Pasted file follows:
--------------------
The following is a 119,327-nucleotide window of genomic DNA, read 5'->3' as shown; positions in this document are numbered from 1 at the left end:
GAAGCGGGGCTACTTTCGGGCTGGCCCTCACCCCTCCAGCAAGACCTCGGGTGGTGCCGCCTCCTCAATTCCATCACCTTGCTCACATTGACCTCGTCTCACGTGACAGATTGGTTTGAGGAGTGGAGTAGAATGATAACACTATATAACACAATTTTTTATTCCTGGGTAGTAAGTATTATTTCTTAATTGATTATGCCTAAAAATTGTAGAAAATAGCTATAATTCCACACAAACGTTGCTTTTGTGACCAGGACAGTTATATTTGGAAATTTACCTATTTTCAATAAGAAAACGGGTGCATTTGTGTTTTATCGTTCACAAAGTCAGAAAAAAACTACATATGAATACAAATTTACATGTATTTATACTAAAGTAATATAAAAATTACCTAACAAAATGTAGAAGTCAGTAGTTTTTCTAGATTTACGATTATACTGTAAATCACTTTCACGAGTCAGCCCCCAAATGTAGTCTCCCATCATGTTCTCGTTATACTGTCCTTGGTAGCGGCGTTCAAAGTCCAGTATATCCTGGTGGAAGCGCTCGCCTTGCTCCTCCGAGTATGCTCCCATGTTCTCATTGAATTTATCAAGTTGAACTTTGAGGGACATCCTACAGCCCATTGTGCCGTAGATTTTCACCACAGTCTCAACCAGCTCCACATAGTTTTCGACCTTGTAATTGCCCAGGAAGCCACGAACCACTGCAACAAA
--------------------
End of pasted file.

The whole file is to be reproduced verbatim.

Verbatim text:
The following is a 119,327-nucleotide window of genomic DNA, read 5'->3' as shown; positions in this document are numbered from 1 at the left end:
GAAGCGGGGCTACTTTCGGGCTGGCCCTCACCCCTCCAGCAAGACCTCGGGTGGTGCCGCCTCCTCAATTCCATCACCTTGCTCACATTGACCTCGTCTCACGTGACAGATTGGTTTGAGGAGTGGAGTAGAATGATAACACTATATAACACAATTTTTTATTCCTGGGTAGTAAGTATTATTTCTTAATTGATTATGCCTAAAAATTGTAGAAAATAGCTATAATTCCACACAAACGTTGCTTTTGTGACCAGGACAGTTATATTTGGAAATTTACCTATTTTCAATAAGAAAACGGGTGCATTTGTGTTTTATCGTTCACAAAGTCAGAAAAAAACTACATATGAATACAAATTTACATGTATTTATACTAAAGTAATATAAAAATTACCTAACAAAATGTAGAAGTCAGTAGTTTTTCTAGATTTACGATTATACTGTAAATCACTTTCACGAGTCAGCCCCCAAATGTAGTCTCCCATCATGTTCTCGTTATACTGTCCTTGGTAGCGGCGTTCAAAGTCCAGTATATCCTGGTGGAAGCGCTCGCCTTGCTCCTCCGAGTATGCTCCCATGTTCTCATTGAATTTATCAAGTTGAACTTTGAGGGACATCCTACAGCCCATTGTGCCGTAGATTTTCACCACAGTCTCAACCAGCTCCACATAGTTTTCGACCTTGTAATTGCCCAGGAAGCCACGAACCACTGCAACAAA